United States: Payrolls growth slows in September
October 22, 2013
Non-farm payrolls grew by 148,000 in September, which was less than August's revised increase of 193,000 (previously reported: 169,000). Moreover, the reading was below market expectations of an increase of 185,000 payrolls.
The private sector is still almost entirely responsible for new hiring, having added 126,000 jobs in August. The largest gains were registered in construction, wholesale trade, and transportation and warehousing. Meanwhile, the public sector added just 22,000 jobs.
The U.S. economy has recovered 6.9 million jobs since February 2010, which marked the trough in the labor market crisis. The economy still has roughly 1.7 million fewer jobs than it had during the January 2008 peak, despite the ongoing improvement over the past three years.
The unemployment rate - derived from a different survey - inched down from 7.3% in August to 7.2% in September, marking the lowest level in more than four years. The reading was just below market expectations of no change. The drop in unemployment, which occurred despite lower than expected payroll gains, is driven in part by the continuing decline in the labor force participation rate. The participation rate currently sits at 63.2%, the lowest level since August 1978.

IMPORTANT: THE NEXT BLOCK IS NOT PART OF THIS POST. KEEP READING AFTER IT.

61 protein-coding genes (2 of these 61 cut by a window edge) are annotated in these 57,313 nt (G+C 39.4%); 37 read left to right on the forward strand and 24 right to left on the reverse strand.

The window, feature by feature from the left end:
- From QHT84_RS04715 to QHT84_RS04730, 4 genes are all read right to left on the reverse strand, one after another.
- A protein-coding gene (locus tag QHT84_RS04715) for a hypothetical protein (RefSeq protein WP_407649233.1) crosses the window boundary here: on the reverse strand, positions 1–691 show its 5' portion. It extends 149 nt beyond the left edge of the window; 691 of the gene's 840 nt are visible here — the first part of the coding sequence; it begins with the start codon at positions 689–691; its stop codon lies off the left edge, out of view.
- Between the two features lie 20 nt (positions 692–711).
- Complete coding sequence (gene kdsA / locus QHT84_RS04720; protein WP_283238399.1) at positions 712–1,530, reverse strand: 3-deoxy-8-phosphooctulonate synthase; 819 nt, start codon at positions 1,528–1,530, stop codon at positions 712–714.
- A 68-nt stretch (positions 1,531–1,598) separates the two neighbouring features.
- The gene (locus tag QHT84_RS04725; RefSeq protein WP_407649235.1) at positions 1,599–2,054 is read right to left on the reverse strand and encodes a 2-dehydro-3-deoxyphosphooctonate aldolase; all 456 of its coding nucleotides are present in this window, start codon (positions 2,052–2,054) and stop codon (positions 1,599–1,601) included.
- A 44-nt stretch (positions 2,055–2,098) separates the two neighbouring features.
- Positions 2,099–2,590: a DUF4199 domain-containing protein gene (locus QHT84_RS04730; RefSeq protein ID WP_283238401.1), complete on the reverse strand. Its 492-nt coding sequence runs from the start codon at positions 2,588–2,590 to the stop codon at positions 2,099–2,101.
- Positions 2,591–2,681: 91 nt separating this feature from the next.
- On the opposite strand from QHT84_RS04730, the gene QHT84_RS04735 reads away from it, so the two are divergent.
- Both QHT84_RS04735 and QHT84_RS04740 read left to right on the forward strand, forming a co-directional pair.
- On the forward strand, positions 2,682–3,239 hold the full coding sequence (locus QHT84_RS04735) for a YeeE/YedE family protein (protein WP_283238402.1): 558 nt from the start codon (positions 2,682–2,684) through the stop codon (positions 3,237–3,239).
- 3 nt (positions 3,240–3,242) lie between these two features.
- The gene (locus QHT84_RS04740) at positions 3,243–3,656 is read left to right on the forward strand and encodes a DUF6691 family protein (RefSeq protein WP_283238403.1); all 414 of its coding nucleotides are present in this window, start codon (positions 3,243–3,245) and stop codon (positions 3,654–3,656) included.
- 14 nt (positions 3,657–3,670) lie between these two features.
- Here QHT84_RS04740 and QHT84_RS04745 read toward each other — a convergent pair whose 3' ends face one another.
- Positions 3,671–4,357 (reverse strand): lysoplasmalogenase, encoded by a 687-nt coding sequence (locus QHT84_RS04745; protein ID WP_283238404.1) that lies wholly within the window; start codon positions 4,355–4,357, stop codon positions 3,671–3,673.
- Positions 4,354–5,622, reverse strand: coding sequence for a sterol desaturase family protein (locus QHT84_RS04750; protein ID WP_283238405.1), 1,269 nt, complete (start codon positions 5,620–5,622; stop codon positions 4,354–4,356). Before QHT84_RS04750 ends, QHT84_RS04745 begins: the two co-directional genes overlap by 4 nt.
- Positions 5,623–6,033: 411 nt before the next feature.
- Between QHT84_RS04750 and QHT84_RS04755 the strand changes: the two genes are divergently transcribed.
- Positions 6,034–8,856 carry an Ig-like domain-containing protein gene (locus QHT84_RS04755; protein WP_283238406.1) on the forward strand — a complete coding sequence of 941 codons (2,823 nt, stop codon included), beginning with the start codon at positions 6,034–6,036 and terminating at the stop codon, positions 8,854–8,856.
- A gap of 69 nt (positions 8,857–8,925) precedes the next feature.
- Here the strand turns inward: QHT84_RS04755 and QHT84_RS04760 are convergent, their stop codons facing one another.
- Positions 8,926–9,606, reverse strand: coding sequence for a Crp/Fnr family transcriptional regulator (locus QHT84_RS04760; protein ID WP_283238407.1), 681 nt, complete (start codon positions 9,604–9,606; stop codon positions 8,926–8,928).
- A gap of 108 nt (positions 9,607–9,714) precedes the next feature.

FocusEconomics Consensus Forecast panelists expect unemployment to average 7.5% this year, which is unchanged from last month's forecast. For 2014, the panel expects the unemployment rate to drop to 6.9%, which is also unchanged from last month's forecast.
Author: Carl Kelly, Economist